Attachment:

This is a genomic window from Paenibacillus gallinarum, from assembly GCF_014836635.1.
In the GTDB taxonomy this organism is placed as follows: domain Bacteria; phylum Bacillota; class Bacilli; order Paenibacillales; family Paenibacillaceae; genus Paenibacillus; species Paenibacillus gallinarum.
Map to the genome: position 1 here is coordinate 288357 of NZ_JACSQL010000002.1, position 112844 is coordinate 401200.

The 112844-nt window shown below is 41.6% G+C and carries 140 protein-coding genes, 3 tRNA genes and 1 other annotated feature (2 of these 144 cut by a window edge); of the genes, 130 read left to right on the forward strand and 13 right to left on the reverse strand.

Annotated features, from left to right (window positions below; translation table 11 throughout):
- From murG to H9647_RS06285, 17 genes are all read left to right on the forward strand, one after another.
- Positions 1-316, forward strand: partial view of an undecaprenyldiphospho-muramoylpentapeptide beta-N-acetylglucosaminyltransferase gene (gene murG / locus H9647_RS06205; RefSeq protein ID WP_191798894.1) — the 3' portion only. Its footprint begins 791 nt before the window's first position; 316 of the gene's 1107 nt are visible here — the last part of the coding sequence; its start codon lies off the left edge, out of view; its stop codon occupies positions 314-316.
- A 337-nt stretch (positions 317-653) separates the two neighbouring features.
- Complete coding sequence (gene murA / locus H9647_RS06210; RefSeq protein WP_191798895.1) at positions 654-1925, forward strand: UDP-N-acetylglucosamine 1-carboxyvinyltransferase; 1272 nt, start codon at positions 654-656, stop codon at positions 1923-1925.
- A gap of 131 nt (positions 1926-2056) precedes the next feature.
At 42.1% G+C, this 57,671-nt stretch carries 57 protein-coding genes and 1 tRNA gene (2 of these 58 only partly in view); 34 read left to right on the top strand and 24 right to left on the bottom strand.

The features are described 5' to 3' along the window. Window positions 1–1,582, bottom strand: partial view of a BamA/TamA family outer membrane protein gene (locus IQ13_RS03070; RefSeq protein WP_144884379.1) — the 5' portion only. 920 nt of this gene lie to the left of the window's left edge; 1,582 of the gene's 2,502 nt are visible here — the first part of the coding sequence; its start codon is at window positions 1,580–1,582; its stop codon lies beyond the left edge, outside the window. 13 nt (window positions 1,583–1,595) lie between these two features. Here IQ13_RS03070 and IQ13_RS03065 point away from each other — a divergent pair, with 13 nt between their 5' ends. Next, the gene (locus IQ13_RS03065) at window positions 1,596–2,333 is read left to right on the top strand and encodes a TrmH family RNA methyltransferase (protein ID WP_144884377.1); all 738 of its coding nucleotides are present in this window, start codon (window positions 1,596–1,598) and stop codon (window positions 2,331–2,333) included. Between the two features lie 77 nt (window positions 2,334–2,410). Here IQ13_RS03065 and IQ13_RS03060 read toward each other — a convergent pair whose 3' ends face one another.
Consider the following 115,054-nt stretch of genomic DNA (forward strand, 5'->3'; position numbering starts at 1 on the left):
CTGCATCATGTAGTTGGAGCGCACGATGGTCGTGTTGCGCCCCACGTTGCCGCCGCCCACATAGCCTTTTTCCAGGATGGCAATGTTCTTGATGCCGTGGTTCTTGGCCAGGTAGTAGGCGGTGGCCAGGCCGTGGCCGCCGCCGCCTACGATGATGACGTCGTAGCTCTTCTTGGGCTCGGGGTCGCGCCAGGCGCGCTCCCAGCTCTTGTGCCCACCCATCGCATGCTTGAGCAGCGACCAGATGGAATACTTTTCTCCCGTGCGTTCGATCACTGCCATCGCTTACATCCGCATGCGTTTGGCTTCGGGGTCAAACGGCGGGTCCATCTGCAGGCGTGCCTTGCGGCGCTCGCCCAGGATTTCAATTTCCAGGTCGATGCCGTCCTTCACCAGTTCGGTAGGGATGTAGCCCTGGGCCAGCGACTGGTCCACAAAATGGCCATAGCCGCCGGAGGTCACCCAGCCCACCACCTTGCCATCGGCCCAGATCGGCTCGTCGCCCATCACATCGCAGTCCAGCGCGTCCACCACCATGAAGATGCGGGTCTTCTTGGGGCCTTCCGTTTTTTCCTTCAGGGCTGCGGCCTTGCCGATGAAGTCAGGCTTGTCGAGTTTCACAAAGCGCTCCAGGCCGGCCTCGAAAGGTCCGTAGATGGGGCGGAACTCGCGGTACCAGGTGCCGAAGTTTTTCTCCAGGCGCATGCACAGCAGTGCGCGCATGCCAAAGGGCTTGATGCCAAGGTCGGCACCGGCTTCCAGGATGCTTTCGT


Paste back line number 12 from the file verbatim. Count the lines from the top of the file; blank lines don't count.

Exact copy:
The features are described 5' to 3' along the window. Window positions 1–1,582, bottom strand: partial view of a BamA/TamA family outer membrane protein gene (locus IQ13_RS03070; RefSeq protein WP_144884379.1) — the 5' portion only. 920 nt of this gene lie to the left of the window's left edge; 1,582 of the gene's 2,502 nt are visible here — the first part of the coding sequence; its start codon is at window positions 1,580–1,582; its stop codon lies beyond the left edge, outside the window. 13 nt (window positions 1,583–1,595) lie between these two features. Here IQ13_RS03070 and IQ13_RS03065 point away from each other — a divergent pair, with 13 nt between their 5' ends. Next, the gene (locus IQ13_RS03065) at window positions 1,596–2,333 is read left to right on the top strand and encodes a TrmH family RNA methyltransferase (protein ID WP_144884377.1); all 738 of its coding nucleotides are present in this window, start codon (window positions 1,596–1,598) and stop codon (window positions 2,331–2,333) included. Between the two features lie 77 nt (window positions 2,334–2,410). Here IQ13_RS03065 and IQ13_RS03060 read toward each other — a convergent pair whose 3' ends face one another.